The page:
Oops – and look how easily he thwarts my intervention Medi thought to herself. But of course the appointment was priority number one, no question. Medi remembered that Ator had warned her: “Don’t be shocked when you see Farmhand Rupert. He is one par-ty to the mediation.” Ator also mentioned that he had already had a long conversation with the other party, Father Christmas. “You remember him?” he asked Medi. Of course she remembered Dr. Chris. They had met at a Christmas conference two years ago. To Medi, he seemed to be the perfect mediator. “And he has a dispute with his employee?” she wondered. Ator explained that he had met Dr. Chris by chance. Father Christmas had explained and described to him in detail the very unfortunate situation and had told Ator whom they will be going to deal with. He also said that he could not mediate the case himself as he was an involved party. That’s why he had commissioned Medi and Ator with this mediation straight away. Medi did not want to raise this frequently asked question again whether long and intensive preliminary talks were ethically justifiable, whether they influenced neutrality and whether they were accepted as individual talks without the opponent’s consent. Now, on top of this ongoing issue, they knew one of the parties personally and moreover, Ator had already accepted this mediation case without asking her or the other party. Yes, they had discussed such questions many times be-fore, but the answer had always been postponed for the sake of just doing mediation. For Medi & Ator, too, it was not easy to find cases. That is why they introduced the un-written principle in dubio pro mediatio. Of course, Medi was not biased, even if she highly appreciated Father Christmas. However, she had to admit that after Ator’s warning, she expected Mr. Rupert with extremely mixed feelings. However, by admitting this to her-self, she recognized her own professionalism at the same time.

Her worst fears were confirmed when the five gongs that remind of the five phases were heard. Mr. Rupert was the first to arrive. She saw a small man with an oversized hat and a grouchy expression on his face. He didn’t have sack and rod with him but a piece of paper. Somehow he reminded Medi of Ebenezer Scrooge. As soon as the strange little man had greeted Medi with a condescending “Hello” he firmly handed over that paper to her. “You certainly will want this,” he murmured. “That’s why I’m here, aren’t I?” he continued. “Chris knows nothing about my difficult job. Instead of supporting me, he takes side with the children. This is damaging the business and is not good for Christ-mas. Please teach him better.” Medi thought it was better to ignore this request made in a very commanding tone. This doesn’t have to be discussed in passing she thought to herself. Apart from this, she found Ator’s warning confirmed. Later it turned out that the piece of paper Mr. Rupert gave her was the Catalogue of 10 Claims to Promote Christmas.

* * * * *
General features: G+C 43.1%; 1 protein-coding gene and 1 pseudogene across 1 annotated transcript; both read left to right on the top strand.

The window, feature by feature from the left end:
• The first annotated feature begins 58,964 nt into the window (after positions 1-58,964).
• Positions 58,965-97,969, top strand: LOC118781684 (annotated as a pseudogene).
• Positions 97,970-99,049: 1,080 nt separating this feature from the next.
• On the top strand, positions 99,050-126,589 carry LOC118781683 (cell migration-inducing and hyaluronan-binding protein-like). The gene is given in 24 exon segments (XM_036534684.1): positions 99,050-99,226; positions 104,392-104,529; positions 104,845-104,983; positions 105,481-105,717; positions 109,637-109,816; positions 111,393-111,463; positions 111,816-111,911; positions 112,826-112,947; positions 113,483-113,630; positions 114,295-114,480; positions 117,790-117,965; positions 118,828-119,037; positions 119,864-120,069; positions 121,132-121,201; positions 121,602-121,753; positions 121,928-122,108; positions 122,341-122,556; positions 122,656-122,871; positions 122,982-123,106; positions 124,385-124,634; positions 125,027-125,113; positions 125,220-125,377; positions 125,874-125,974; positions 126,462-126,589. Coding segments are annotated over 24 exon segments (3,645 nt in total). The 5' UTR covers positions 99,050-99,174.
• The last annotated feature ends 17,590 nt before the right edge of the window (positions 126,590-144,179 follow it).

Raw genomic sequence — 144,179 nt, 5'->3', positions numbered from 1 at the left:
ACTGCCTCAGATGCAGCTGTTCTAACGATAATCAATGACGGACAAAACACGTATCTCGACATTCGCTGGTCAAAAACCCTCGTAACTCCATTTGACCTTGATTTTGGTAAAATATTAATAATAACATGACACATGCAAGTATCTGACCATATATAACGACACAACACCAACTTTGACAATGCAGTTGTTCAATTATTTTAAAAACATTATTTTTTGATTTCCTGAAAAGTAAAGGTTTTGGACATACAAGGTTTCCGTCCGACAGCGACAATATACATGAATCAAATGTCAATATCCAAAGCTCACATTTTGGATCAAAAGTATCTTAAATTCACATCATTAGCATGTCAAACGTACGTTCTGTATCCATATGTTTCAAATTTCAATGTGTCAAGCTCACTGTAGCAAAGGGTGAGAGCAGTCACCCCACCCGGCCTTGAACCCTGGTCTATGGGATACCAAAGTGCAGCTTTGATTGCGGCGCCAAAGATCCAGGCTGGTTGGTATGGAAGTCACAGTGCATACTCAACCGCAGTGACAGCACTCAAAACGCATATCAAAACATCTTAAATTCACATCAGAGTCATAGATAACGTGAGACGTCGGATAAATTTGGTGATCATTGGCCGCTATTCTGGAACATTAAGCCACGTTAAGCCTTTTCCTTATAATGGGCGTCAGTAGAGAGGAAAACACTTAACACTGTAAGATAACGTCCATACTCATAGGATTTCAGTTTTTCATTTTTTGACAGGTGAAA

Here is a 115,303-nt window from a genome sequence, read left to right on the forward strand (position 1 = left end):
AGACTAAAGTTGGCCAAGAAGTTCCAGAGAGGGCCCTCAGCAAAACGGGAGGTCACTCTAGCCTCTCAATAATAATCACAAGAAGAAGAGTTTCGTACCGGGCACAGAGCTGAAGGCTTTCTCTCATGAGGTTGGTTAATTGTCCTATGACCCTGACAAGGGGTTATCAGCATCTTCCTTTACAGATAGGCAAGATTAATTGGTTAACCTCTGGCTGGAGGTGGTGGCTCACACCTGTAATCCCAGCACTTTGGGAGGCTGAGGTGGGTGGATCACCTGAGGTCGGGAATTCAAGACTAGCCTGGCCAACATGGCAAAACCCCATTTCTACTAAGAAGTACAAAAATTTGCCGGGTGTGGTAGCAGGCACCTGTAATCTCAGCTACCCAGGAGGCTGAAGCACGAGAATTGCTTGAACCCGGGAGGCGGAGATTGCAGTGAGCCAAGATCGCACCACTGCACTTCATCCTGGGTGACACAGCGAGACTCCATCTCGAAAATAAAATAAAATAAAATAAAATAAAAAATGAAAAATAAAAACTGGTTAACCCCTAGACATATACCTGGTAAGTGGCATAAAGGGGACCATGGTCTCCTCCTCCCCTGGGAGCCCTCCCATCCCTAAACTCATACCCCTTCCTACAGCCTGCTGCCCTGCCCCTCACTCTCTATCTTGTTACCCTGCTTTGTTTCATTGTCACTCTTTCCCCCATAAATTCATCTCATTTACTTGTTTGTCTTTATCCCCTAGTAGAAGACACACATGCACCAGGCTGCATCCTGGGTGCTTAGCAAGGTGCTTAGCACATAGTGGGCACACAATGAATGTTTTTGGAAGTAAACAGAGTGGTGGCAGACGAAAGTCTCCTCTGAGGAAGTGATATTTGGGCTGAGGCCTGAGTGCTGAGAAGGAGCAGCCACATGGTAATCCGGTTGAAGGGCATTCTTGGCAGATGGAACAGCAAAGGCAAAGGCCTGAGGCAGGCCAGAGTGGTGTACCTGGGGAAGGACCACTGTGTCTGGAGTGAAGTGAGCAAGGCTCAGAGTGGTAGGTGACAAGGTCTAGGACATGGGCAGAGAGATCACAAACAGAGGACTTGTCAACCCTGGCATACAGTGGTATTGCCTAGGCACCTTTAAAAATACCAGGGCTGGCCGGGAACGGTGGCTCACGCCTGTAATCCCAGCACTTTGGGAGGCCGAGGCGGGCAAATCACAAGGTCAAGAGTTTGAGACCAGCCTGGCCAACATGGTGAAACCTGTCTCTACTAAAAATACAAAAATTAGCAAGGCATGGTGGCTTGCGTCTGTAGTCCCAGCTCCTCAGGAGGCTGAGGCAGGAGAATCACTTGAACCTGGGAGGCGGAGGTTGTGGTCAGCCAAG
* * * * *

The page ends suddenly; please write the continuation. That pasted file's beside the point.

“Good afternoon, are you Mr. Rupert?” Medi greeted her guest unperturbed. “Who else if not me?” Rupert replied slightly annoyed. “Chris has ordered me here!” For a split sec-ond, the word voluntariness came to Medi’s mind. Everything seems to be going wrong here she thought to herself. She remembered how research two years ago had shown that most mediations did not follow the classical procedure. This thought gave her some comfort when she decided to go for in dubio pro mediatio again. “Why don’t you come in first,” the experienced mediator said to this first party to the mediation.

When they arrived in the mediation room, Ator welcomed Mr. Rupert with a firm hand-shake. Ator had rehearsed these many times before. He had also learned that it was al-ways good to look at his counterpart’s mouth to make clear straight from the beginning who is dominating the situation. Medi did not notice any of Ator’s little tricks. Maybe Ator, the wanna-be-man-cracker was the only one who was aware of these techniques. But what Medi noticed was that the chemistry between Ator and Farmhand Rupert seemed was just right. Mr. Rupert readily sat down on the chair assigned to him and slammed another copy of the 10 Claims to Promote Christmas on the table. The writing was on top so that everyone in the room was immediately confronted with the claims. While Medi was still thinking about why there were 10 claims, not 3, 7 or 12, and what all this was about, the doorbell gonged again. Ding, ding, ding, dong, ding. Medi hurried to the door. She wanted to escape the situation to not to be left with Mr. Rupert in the mediation room. Before she left the room, she gave Ator a challenging look.